I've had a hard time deciding while I've watched these games, and I've sort of let instinct take over. For example, last night I was rooting for the Sharks to tie it up late in regulation, just because I wanted to see more hockey (since there is probably nothing better in sports than playoff overtime). By the way, if Detroit pulls off a win in Game 7, it will be four straight losses for the Sharks. Only once this season did they have a losing streak that long, a six-game in January that included a 1-0 loss in Anaheim.

In the overall scheme of things, I'm leaning toward Detroit to pull it off -- for a couple of reasons. One, watching a team make a little history by coming back from a 3-0 deficit is pretty cool, just as long as it isn't your team that's being victimized. Secondly, the fact the Ducks are the only California team to win the Stanley Cup is a point of pride around these parts that shouldn't be underappreciated. The longer we can hold on to that distinction, the better.

If I were a betting man (which I've been known to be), I'm taking the Wings. I know momentum is a pretty overrated concept from game to game, but if any team has it, it's Detroit by a mile. Plus they're facing a Sharks team in its own barn with almost unbearable pressure on them -- a lost 3-0 lead combined with a rough playoff history.

So, I'm begrudgingly pulling for the Red Wings tomorrow night. But I could easily change my mind a half dozen times before tomorrow night's Game 7 almost certainly ends in thrilling fashion. (And there's probably no question that no matter who wins that one, we'll all be Canucks fans in the next round.)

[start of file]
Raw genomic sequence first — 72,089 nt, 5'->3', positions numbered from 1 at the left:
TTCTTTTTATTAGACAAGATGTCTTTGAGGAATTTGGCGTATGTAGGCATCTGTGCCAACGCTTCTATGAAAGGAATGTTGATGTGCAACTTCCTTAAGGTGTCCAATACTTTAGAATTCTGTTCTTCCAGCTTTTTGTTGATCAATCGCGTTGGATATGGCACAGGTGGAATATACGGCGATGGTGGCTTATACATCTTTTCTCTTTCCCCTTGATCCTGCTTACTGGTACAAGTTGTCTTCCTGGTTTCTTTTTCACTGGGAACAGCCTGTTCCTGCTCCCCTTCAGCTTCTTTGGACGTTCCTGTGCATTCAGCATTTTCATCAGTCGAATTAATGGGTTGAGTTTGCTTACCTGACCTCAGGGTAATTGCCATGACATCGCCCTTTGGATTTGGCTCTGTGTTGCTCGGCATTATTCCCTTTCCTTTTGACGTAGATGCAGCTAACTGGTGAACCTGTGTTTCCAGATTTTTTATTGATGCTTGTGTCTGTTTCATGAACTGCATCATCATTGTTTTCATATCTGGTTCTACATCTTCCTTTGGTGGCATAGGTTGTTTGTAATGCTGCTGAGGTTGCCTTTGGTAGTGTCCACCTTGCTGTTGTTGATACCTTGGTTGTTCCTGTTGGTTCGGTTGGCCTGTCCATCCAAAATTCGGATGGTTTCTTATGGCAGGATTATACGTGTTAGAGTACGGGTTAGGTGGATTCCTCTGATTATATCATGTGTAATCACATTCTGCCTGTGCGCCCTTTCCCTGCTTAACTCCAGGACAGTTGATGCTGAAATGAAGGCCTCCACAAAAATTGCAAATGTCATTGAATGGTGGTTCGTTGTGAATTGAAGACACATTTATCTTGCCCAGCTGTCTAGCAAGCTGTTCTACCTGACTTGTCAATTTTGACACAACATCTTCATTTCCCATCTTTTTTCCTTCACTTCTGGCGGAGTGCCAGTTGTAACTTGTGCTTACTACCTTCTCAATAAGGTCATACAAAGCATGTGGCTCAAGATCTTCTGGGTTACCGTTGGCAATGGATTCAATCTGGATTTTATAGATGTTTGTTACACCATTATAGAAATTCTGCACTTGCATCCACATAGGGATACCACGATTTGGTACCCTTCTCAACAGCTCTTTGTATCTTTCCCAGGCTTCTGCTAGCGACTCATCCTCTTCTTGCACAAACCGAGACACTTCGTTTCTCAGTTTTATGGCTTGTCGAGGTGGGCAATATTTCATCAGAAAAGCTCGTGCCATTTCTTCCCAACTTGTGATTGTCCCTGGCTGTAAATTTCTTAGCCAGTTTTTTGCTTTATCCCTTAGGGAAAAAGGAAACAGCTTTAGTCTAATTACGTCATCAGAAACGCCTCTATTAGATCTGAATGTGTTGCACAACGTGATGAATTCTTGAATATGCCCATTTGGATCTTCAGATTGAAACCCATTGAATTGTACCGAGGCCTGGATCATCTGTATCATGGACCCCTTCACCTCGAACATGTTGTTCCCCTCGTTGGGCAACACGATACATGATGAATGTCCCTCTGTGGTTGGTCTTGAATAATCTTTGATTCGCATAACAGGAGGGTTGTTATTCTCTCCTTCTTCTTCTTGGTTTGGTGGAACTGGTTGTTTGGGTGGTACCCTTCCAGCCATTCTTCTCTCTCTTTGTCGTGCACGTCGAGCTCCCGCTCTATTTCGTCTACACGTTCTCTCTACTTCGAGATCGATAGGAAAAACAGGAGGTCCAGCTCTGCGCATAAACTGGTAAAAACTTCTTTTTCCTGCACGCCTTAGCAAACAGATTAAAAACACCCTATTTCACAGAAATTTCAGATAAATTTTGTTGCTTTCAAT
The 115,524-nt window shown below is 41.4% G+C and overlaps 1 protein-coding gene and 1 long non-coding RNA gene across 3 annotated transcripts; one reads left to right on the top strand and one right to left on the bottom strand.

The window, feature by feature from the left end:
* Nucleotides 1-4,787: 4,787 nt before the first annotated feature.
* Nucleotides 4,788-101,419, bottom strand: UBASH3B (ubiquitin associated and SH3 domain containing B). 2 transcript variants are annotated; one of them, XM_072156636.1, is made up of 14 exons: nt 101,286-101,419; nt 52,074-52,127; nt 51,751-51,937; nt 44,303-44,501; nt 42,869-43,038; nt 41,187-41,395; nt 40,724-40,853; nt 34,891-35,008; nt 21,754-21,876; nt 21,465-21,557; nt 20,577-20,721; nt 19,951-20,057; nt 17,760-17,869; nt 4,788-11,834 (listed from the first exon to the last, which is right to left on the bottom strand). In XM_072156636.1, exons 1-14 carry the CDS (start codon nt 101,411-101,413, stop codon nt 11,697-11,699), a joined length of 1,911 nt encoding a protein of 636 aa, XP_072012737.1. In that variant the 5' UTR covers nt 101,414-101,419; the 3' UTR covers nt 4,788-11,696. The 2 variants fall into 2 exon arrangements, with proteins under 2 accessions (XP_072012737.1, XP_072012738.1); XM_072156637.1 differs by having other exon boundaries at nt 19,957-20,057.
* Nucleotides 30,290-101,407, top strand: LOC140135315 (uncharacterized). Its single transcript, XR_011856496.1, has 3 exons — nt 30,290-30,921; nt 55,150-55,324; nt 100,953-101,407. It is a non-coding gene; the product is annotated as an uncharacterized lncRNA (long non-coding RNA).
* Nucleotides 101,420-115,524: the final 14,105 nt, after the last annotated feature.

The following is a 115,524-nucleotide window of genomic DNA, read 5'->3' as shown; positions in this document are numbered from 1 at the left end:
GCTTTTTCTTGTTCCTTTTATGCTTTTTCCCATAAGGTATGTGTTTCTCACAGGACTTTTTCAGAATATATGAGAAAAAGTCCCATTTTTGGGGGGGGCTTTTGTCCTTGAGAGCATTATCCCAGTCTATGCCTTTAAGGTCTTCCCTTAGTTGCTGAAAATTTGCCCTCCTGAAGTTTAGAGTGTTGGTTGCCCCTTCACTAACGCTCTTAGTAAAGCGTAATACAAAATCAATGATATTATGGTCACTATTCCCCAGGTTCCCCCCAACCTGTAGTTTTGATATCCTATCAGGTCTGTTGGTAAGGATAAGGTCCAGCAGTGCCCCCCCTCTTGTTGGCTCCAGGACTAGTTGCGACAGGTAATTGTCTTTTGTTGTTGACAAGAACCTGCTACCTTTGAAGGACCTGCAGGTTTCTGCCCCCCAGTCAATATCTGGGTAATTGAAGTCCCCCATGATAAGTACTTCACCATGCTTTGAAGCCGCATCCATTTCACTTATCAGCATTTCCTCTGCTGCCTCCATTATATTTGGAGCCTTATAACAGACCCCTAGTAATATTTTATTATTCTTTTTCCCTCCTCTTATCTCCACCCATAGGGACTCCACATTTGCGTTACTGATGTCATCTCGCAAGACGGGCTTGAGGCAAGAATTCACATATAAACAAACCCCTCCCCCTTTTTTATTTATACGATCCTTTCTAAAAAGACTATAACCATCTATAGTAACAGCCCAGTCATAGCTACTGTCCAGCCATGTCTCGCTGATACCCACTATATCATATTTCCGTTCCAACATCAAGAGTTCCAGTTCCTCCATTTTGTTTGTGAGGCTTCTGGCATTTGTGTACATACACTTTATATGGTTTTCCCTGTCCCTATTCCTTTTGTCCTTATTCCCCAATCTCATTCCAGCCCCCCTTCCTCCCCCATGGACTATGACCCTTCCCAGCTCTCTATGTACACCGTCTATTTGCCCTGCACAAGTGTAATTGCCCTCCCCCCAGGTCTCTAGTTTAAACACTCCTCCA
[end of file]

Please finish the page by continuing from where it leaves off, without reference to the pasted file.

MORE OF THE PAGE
But what about you, Ducks fans? Who are you pulling for tomorrow night? Are you siding with either team or is it like rooting for hospital food vs. airline food? Are you watching this one at all, or are the wounds of the Ducks' early exit from this postseason still too fresh? Let us know below and/or offer your comments on the Ducks Facebook page.

- - -

In case you missed it, we're in for a treat during the broadcast of the NHL Awards from Las Vegas on June 11. Remember the Ryan Getzlaf vs. Bobby Ryan Olympic video that was such a big hit during last year's Awards? A couple weeks ago here at Honda Center, they shot a sequel. I was able to stand around for much of the shoot, and while I can't give out details, I will say there are some pretty funny moments in this year's version.

Here is a teaser video:

Updated May 4 at 11:16 a.m.

It's been a good week and a half since the Ducks' season came to an abrupt close, which I suppose is ample time to come to terms with it. Yet, there still is something a little depressing about this photo (taken today).

With that in mind, it goes without saying that Ducks Blog posts will not be coming as often as they are doing the season. As topics arise -- whether it's the other teams in the playoffs, the NHL Awards, free agency, the draft, player features, etc. -- I will be posting blog entries. You can also come to this page and look to the column on the right to see any tweets from me. Other than that, things might get a little sporadic in this space over the next few months.

For other Ducks content, check back on this website for our Top 40 Moments starting at the end of this week, and some other features are on the horizon. And keep an eye on our Facebook page for stuff too, including the Ducks Postseason Awards that will be posted on a near-daily basis over the next several days.
April Archive